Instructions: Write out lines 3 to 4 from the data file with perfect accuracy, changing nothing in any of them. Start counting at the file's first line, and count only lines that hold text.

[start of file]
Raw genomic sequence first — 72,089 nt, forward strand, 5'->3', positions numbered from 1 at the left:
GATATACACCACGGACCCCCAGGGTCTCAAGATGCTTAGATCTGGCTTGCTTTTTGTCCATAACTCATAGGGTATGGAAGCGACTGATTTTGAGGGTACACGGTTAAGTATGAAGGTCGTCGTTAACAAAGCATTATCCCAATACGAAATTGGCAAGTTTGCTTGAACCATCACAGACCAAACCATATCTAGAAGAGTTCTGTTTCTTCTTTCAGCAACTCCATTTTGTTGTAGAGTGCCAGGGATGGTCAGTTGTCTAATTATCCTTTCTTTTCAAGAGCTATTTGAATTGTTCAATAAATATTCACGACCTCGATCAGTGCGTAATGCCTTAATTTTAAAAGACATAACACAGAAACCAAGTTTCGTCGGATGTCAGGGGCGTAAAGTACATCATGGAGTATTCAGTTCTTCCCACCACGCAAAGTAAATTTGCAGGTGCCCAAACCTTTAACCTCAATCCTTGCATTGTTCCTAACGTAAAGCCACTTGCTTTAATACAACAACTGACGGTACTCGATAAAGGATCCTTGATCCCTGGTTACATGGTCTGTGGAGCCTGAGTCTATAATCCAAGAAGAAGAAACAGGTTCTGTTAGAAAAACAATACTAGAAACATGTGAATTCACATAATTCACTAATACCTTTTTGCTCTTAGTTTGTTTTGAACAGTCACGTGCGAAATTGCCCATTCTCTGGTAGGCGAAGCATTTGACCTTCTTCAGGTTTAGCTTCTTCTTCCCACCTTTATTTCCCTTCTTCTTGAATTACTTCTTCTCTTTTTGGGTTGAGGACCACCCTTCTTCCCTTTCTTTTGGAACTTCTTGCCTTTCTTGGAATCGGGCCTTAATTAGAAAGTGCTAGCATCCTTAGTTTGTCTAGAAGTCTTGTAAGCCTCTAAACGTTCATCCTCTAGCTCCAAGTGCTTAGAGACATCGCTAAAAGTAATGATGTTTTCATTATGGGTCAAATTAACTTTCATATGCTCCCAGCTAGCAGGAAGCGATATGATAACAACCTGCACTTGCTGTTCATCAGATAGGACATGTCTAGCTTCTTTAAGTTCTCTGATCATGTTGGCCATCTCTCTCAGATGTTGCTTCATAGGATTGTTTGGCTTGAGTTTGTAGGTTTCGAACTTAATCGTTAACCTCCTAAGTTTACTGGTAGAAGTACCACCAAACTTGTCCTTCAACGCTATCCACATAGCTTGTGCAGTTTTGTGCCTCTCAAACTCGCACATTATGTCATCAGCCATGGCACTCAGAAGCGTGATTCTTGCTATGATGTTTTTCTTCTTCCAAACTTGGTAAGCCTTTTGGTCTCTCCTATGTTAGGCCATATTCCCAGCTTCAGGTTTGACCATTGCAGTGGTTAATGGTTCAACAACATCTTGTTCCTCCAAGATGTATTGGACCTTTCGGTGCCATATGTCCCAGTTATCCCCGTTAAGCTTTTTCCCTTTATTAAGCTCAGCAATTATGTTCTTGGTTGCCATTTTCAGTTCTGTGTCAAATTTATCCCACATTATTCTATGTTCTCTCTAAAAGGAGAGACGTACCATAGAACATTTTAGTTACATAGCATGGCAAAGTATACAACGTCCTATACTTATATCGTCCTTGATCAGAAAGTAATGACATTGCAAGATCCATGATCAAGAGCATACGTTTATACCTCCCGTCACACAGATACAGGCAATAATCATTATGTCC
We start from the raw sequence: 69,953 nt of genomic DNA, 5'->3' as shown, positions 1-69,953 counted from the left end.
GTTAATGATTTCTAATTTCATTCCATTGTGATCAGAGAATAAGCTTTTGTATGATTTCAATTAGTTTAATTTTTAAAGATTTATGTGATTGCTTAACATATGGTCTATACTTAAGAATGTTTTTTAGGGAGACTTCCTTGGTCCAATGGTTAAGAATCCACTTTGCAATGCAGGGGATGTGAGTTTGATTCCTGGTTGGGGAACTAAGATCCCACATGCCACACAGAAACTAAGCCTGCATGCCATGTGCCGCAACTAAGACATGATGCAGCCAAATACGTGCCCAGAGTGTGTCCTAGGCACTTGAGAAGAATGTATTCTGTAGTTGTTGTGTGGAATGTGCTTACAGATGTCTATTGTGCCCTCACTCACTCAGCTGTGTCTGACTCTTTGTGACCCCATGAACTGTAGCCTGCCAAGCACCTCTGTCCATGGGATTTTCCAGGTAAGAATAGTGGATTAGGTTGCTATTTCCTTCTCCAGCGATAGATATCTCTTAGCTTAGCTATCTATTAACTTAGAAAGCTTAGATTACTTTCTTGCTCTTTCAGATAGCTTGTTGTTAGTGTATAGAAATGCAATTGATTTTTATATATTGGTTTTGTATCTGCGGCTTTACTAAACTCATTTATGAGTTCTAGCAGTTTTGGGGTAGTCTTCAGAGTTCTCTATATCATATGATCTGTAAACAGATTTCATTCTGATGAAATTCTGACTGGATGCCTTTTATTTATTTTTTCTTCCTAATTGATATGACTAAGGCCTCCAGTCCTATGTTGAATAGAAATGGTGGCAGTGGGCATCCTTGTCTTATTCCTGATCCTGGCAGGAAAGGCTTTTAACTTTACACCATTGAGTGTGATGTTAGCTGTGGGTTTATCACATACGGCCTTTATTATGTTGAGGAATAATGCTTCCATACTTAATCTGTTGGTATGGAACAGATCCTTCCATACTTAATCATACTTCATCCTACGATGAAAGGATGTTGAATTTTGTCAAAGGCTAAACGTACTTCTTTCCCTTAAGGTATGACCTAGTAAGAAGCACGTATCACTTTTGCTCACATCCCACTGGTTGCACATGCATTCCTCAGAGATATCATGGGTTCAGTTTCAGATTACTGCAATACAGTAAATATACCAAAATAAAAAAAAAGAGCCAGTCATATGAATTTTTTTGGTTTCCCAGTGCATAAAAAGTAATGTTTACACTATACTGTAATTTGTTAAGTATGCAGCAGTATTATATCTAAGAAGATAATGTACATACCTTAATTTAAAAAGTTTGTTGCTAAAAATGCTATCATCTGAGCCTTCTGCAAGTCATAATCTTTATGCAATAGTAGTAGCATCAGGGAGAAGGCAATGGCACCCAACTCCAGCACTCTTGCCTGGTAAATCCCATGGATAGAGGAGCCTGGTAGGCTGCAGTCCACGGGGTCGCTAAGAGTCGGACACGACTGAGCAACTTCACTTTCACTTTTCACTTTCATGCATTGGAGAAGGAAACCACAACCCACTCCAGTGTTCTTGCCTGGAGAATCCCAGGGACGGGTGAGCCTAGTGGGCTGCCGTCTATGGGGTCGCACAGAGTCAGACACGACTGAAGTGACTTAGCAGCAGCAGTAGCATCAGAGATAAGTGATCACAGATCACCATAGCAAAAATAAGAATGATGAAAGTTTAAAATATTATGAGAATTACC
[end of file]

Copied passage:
We start from the raw sequence: 69,953 nt of genomic DNA, 5'->3' as shown, positions 1-69,953 counted from the left end.
GTTAATGATTTCTAATTTCATTCCATTGTGATCAGAGAATAAGCTTTTGTATGATTTCAATTAGTTTAATTTTTAAAGATTTATGTGATTGCTTAACATATGGTCTATACTTAAGAATGTTTTTTAGGGAGACTTCCTTGGTCCAATGGTTAAGAATCCACTTTGCAATGCAGGGGATGTGAGTTTGATTCCTGGTTGGGGAACTAAGATCCCACATGCCACACAGAAACTAAGCCTGCATGCCATGTGCCGCAACTAAGACATGATGCAGCCAAATACGTGCCCAGAGTGTGTCCTAGGCACTTGAGAAGAATGTATTCTGTAGTTGTTGTGTGGAATGTGCTTACAGATGTCTATTGTGCCCTCACTCACTCAGCTGTGTCTGACTCTTTGTGACCCCATGAACTGTAGCCTGCCAAGCACCTCTGTCCATGGGATTTTCCAGGTAAGAATAGTGGATTAGGTTGCTATTTCCTTCTCCAGCGATAGATATCTCTTAGCTTAGCTATCTATTAACTTAGAAAGCTTAGATTACTTTCTTGCTCTTTCAGATAGCTTGTTGTTAGTGTATAGAAATGCAATTGATTTTTATATATTGGTTTTGTATCTGCGGCTTTACTAAACTCATTTATGAGTTCTAGCAGTTTTGGGGTAGTCTTCAGAGTTCTCTATATCATATGATCTGTAAACAGATTTCATTCTGATGAAATTCTGACTGGATGCCTTTTATTTATTTTTTCTTCCTAATTGATATGACTAAGGCCTCCAGTCCTATGTTGAATAGAAATGGTGGCAGTGGGCATCCTTGTCTTATTCCTGATCCTGGCAGGAAAGGCTTTTAACTTTACACCATTGAGTGTGATGTTAGCTGTGGGTTTATCACATACGGCCTTTATTATGTTGAGGAATAATGCTTCCATACTTAATCTGTTGGTATGGAACAGATCCTTCCATACTTAATCATACTTCATCCTACGATGAAAGGATGTTGAATTTTGTCAAAGGCTAAACGTACTTCTTTCCCTTAAGGTATGACCTAGTAAGAAGCACGTATCACTTTTGCTCACATCCCACTGGTTGCACATGCATTCCTCAGAGATATCATGGGTTCAGTTTCAGATTACTGCAATACAGTAAATATACCAAAATAAAAAAAAAGAGCCAGTCATATGAATTTTTTTGGTTTCCCAGTGCATAAAAAGTAATGTTTACACTATACTGTAATTTGTTAAGTATGCAGCAGTATTATATCTAAGAAGATAATGTACATACCTTAATTTAAAAAGTTTGTTGCTAAAAATGCTATCATCTGAGCCTTCTGCAAGTCATAATCTTTATGCAATAGTAGTAGCATCAGGGAGAAGGCAATGGCACCCAACTCCAGCACTCTTGCCTGGTAAATCCCATGGATAGAGGAGCCTGGTAGGCTGCAGTCCACGGGGTCGCTAAGAGTCGGACACGACTGAGCAACTTCACTTTCACTTTTCACTTTCATGCATTGGAGAAGGAAACCACAACCCACTCCAGTGTTCTTGCCTGGAGAATCCCAGGGACGGGTGAGCCTAGTGGGCTGCCGTCTATGGGGTCGCACAGAGTCAGACACGACTGAAGTGACTTAGCAGCAGCAGTAGCATCAGAGATAAGTGATCACAGATCACCATAGCAAAAATAAGAATGATGAAAGTTTAAAATATTATGAGAATTACC